- Buyers Guide
Rogers Corp. and representatives of the company’s Advanced Circuit Materials division (ACM) will be present at the 2014 IEEE International Microwave Symposium (IMS) June 3-5 to help attendees learn more about Rogers' wide range of high frequency circuit materials. Rogers Advanced Circuit Materials Division is a global technology leader in the development of high performance printed circuit materials for use in a wide range of markets, including portable communications, automotive radar and sensors, communications infrastructure, aerospace and defense.
The RF/microwave industry’s largest annual event, IEEE IMS (www.ims2014.org), is being held June 1-6 in the Tampa Convention Center, Tampa, FL. In addition to its three-day exhibition June 3-5, the 2014 IEEE IMS features a full week of technical sessions. Rogers ACM representatives will be at booth #1833 offering guidance on the Company’s circuit material solutions. COOLSPAN® TECA Film, 2929 bondply, and RO4835™ circuit materials are a few of the newer products that will be highlighted during the exhibition.
Rogers' sr. market development engineer, John Coonrod, well-known author of many articles on circuit materials as well as the popular “ROG” blog series (www.rogerscorp.com/acm), will offer a Microwave Application Seminar (MicroApps) presentation on PCB materials at 9:35a.m. on Wednesday, June 4. In this presentation, “The Impact of Circuit Material Properties on Microwave PCB’s RF Heating Patterns,” he will explore how different circuit materials respond to high power and heat, especially at RF/microwave frequencies.
Rogers COOLSPAN TECA film is a thermally and electrically conductive adhesive that is designed for bonding circuit boards to heavy metal backplanes, heat sinks, and housings. The thermosetting, epoxy-based, silver-filled adhesive is a practical alternative to fusion bonding, sweat soldering, press-fit, and other mechanical approaches for attaching circuits to associated structures. COOLSPAN TECA film, which is supplied in sheet form on a PET carrier, is able to survive lead-free solder processing and offers outstanding chemical resistance and high temperature performance, helping you to keep things cool.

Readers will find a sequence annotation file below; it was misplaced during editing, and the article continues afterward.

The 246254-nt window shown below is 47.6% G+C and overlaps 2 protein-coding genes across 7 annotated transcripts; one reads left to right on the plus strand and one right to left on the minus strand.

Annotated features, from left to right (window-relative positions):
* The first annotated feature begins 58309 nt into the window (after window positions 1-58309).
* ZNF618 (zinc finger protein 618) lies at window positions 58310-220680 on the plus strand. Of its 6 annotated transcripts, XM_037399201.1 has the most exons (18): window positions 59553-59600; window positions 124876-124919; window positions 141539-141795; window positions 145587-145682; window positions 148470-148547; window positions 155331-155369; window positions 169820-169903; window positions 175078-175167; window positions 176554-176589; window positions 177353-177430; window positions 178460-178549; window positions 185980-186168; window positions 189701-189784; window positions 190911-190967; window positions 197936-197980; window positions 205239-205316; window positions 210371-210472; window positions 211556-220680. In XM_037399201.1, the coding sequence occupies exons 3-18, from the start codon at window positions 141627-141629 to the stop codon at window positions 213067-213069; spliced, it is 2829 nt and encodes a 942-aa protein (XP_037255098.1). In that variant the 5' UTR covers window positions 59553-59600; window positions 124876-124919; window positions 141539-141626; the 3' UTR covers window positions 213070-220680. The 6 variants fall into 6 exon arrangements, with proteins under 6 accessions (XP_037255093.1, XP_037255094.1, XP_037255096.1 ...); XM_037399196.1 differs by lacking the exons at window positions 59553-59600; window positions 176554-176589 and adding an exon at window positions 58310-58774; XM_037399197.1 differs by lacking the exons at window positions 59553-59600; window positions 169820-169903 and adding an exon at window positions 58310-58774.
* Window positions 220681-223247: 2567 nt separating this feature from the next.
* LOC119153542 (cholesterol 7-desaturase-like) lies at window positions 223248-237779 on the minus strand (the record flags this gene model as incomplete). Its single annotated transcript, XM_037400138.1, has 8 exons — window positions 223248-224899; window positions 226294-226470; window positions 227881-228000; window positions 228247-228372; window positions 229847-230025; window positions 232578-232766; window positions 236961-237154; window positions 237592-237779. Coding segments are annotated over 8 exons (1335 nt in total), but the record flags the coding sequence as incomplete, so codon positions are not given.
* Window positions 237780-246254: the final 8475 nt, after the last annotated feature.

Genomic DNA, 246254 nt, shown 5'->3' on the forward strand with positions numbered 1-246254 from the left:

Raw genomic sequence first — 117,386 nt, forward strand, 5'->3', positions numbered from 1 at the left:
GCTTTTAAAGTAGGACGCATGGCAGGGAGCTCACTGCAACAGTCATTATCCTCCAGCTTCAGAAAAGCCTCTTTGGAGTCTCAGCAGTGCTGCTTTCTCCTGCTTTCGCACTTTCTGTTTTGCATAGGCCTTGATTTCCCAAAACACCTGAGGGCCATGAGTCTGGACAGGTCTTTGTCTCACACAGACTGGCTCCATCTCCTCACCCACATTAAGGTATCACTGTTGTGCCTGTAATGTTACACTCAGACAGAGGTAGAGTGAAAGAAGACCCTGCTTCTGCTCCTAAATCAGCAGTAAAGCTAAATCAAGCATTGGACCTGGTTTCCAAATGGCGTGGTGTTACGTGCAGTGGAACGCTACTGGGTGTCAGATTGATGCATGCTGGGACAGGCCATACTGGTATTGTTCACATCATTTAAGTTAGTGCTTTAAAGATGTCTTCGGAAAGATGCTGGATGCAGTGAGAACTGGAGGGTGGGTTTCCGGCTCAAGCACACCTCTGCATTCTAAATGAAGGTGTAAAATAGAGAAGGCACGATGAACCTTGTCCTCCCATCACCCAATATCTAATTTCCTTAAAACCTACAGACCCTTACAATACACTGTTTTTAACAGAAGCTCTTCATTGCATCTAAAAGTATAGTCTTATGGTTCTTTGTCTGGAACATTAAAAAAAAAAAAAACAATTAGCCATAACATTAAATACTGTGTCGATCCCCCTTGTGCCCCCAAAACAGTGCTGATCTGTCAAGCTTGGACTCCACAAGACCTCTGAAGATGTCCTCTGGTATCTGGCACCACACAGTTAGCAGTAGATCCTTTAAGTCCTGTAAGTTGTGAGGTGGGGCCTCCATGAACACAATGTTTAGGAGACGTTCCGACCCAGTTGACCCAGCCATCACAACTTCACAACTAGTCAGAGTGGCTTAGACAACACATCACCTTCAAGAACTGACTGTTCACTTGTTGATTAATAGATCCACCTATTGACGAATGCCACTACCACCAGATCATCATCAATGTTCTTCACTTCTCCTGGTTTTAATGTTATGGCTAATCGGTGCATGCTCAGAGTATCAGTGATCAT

Rogers RO4835 high frequency laminates, specially formulated with improved oxidation resistance, were developed for applications needing a special level of electrical stability over time and temperature, while maintaining the cost advantages of a thermoset, FR-4 processable material. Just as with RO4350B™ material, RO4835 laminates offer a dielectric constant of 3.48 at 10 GHz, a low loss tangent of 0.0037 at 10 GHz, and a low z-axis coefficient of thermal expansion (CTE) for excellent plated-through-hole (PTH) reliability under a variety of processing and operating conditions. These improved oxidation resistance circuit materials exhibit x- and y-axis expansion coefficients similar to that of copper. RO4835 laminates are RoHS-compliant, do not require special preparation, and can be processed using standard fabrication methods. Typical applications include automotive radar and sensors, point-to-point microwave backhaul units, power amplifiers and phased-array radar.
2929 bondply material is a thin adhesive film well suited to the design and fabrication of reliable multi-layer circuits in combination with high performance core materials, including Rogers RT/duroid®, RO3000® and RO4000® laminates. The unreinforced thermoset adhesive film is available in several thicknesses (1.5, 2, and 3 mils), and sheets can be stacked to achieve thicker adhesive layers as needed. It has a low dielectric constant of 2.94 and low dissipation factor of less than 0.003 at 10 GHz. This proprietary cross-linking resin system supports sequential lamination processing. The 2929 bondply material also features controlled flow characteristics for excellent blind via fill results. Typical applications include automotive radar and sensors, base station antennas, power amplifiers and point-to-point microwave backhaul units.
Get access to premium content and e-newsletters by registering on the web site. You can also subscribe to Microwave Journal magazine.